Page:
Pain in children – are we accomplishing the optimal pain treatment?

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Abstract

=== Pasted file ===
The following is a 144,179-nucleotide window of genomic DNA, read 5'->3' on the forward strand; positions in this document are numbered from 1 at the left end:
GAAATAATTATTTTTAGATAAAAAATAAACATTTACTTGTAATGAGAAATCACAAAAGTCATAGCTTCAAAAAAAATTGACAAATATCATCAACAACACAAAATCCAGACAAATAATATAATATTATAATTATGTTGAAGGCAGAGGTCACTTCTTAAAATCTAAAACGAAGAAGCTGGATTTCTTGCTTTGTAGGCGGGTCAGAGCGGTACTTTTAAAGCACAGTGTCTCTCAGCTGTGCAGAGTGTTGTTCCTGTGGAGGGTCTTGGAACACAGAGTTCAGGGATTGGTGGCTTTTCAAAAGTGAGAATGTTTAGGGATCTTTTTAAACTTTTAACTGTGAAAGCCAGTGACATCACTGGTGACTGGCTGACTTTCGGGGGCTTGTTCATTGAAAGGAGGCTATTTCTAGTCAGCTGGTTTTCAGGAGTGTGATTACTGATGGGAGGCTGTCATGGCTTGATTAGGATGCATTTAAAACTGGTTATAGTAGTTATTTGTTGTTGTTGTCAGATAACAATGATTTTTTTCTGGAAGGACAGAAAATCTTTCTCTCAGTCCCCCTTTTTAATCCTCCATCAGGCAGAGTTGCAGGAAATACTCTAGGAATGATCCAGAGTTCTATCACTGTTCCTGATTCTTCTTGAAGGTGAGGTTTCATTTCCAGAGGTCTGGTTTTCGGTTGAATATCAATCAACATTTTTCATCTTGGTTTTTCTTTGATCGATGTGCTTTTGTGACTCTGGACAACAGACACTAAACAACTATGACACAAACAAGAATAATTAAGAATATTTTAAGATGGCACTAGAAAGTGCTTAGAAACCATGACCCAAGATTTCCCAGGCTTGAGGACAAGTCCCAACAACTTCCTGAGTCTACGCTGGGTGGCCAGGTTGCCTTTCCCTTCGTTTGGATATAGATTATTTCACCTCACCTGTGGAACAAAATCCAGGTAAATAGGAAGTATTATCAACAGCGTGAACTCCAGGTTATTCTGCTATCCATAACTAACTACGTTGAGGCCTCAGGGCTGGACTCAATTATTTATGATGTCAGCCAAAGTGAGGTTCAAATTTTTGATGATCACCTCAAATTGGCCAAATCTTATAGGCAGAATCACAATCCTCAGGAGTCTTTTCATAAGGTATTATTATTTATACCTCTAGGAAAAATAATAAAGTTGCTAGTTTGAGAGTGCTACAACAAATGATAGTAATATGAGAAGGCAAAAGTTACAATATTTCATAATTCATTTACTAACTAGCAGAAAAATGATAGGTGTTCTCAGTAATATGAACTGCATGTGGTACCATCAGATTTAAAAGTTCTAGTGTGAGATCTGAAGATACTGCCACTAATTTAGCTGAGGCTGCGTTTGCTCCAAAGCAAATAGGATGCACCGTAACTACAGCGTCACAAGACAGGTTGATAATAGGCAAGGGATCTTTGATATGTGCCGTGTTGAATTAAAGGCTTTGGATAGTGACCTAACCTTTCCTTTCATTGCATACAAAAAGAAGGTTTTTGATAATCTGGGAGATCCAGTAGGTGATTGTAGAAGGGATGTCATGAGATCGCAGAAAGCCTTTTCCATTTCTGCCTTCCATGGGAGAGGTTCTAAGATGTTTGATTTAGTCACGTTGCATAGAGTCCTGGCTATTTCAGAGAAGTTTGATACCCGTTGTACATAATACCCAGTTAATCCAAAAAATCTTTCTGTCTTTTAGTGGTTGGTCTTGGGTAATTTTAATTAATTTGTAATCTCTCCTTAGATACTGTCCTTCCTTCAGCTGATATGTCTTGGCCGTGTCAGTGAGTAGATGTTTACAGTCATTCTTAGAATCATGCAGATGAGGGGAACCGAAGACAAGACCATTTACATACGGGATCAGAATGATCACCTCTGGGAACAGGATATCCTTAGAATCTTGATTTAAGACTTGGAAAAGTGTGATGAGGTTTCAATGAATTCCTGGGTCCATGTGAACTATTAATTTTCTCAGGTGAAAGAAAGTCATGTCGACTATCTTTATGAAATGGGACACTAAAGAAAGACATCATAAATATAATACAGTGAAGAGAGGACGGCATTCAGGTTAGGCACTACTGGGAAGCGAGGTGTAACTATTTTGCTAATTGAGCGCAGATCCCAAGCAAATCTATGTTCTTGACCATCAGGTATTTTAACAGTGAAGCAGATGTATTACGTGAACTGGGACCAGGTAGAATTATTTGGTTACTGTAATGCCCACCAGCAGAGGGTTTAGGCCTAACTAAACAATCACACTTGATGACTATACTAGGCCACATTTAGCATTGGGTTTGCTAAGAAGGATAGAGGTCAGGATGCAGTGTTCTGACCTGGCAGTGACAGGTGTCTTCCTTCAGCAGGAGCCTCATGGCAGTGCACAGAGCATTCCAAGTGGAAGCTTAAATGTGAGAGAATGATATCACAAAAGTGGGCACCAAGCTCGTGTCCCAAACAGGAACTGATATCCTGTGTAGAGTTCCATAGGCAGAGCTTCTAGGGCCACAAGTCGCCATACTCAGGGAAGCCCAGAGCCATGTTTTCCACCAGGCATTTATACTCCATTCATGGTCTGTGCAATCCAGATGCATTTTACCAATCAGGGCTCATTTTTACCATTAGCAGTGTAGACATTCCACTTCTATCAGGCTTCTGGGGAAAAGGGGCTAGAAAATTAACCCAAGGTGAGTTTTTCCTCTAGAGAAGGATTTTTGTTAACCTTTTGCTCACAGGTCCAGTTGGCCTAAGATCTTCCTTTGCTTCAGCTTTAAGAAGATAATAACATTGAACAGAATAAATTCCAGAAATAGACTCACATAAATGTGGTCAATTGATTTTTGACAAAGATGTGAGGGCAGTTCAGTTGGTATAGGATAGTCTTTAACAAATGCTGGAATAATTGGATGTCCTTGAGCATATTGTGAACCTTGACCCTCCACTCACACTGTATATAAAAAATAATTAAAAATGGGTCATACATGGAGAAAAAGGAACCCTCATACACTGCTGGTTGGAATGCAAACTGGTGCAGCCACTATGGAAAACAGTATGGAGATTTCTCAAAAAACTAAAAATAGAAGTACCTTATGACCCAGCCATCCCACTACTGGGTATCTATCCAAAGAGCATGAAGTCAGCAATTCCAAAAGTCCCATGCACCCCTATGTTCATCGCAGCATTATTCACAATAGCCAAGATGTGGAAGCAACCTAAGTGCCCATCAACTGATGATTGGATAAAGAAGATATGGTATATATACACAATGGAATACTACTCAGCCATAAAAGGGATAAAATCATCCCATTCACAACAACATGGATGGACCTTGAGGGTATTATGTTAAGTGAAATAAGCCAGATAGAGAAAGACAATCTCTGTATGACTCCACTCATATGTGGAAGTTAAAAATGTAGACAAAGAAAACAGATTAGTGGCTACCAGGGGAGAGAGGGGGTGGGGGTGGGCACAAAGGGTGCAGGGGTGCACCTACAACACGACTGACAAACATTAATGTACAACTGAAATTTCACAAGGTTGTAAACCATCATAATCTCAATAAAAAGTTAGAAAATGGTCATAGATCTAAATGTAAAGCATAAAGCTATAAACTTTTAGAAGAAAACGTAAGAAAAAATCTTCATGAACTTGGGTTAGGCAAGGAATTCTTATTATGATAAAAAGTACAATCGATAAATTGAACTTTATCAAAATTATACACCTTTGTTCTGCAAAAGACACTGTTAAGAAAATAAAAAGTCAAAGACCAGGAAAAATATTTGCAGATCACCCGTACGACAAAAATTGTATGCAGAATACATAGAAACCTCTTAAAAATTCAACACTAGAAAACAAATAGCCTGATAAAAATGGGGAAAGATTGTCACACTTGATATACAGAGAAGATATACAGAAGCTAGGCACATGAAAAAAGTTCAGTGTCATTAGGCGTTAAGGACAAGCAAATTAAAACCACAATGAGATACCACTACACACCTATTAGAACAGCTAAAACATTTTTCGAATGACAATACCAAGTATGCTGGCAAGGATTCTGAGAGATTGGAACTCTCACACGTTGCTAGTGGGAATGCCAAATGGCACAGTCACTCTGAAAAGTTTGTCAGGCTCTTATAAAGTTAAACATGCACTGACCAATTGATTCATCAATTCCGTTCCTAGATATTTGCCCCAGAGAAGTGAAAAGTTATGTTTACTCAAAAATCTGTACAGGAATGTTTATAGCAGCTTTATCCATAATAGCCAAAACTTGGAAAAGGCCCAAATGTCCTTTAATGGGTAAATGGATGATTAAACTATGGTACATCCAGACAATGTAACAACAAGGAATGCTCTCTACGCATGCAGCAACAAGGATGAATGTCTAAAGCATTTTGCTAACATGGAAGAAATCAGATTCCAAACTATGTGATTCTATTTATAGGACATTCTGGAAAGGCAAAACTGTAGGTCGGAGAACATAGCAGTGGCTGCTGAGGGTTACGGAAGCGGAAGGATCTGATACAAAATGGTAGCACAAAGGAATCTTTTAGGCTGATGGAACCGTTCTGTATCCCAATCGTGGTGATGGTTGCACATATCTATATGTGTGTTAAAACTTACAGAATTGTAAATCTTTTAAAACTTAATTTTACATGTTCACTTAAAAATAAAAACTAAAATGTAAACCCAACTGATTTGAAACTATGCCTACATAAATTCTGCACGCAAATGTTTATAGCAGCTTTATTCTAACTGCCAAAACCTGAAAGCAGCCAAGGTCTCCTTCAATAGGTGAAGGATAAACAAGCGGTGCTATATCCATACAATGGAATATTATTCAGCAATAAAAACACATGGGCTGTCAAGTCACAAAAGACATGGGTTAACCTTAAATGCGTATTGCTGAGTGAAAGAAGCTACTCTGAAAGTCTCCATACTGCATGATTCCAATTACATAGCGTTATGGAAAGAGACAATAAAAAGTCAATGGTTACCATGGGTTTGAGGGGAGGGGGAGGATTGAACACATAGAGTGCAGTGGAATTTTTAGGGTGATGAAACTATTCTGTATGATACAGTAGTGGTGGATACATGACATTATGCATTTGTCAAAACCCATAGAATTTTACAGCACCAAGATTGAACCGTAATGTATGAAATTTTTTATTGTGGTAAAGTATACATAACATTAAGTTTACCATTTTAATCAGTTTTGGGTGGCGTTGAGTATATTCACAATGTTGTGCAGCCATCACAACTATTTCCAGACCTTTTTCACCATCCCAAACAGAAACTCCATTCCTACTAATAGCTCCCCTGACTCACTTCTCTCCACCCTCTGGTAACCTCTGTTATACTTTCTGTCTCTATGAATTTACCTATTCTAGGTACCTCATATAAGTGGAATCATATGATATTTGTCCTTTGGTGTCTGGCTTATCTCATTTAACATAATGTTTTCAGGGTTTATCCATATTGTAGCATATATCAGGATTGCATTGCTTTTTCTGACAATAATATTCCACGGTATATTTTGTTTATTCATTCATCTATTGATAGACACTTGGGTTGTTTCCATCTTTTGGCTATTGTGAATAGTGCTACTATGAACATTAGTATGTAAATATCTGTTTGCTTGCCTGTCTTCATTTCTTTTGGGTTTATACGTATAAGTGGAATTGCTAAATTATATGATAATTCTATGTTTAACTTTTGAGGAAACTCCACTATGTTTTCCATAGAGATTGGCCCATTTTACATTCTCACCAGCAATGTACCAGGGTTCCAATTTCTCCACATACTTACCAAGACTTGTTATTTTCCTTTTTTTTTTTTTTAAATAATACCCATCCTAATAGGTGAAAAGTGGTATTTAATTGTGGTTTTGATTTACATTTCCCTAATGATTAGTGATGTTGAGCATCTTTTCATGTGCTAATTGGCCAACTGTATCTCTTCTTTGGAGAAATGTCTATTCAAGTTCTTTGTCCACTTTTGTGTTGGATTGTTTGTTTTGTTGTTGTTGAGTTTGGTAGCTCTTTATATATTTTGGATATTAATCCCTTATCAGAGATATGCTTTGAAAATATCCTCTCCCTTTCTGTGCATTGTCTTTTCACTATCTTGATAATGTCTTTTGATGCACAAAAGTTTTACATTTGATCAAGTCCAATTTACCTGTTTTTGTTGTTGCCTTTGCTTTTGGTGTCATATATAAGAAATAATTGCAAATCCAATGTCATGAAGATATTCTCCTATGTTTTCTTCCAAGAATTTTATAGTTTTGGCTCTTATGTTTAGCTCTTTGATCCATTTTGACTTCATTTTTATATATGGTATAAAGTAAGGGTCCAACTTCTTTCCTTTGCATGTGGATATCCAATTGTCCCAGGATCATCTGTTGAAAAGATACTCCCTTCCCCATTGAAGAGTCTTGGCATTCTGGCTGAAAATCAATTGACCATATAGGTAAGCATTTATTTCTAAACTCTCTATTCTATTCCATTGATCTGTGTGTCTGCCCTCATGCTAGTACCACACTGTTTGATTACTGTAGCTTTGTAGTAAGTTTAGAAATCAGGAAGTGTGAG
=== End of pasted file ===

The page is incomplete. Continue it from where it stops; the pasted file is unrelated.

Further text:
Morphine, paracetamol and local anesthetics have for a long time been the foremost used analgesics in the pediatric patient by tradition but not always enough effective and associated with side effects. The purpose with this article is to propose alternative approaches in pain management, not always supported up by substantial scientific work but from a combination of science and clinical experience in the field. The scientific literature has been reviewed in parts regarding different aspects of pain assessment and analgesics used for treatment of diverse pain conditions with focus on procedural and acute pain. Clinical experience has been added to form the suggested improvements in accomplishing an improved pain management in pediatric patients. The aim with pain management in children should be a tailored analgesic medication with an individual acceptable pain level and optimal degree of mobilization with as little side effects as possible. Simple techniques of pain control are as effective as and complex techniques in pediatrics but the technique used is not of the highest importance in achieving a good pain management. Increased interest and improved education of the doctors prescribing analgesics is important in accomplishing a better pain management. The optimal treatment with analgesics is depending on the analysis of pain origin and analgesics used should be adjusted thereafter. A multimodal treatment regime is advocated for optimal analgesic effect.

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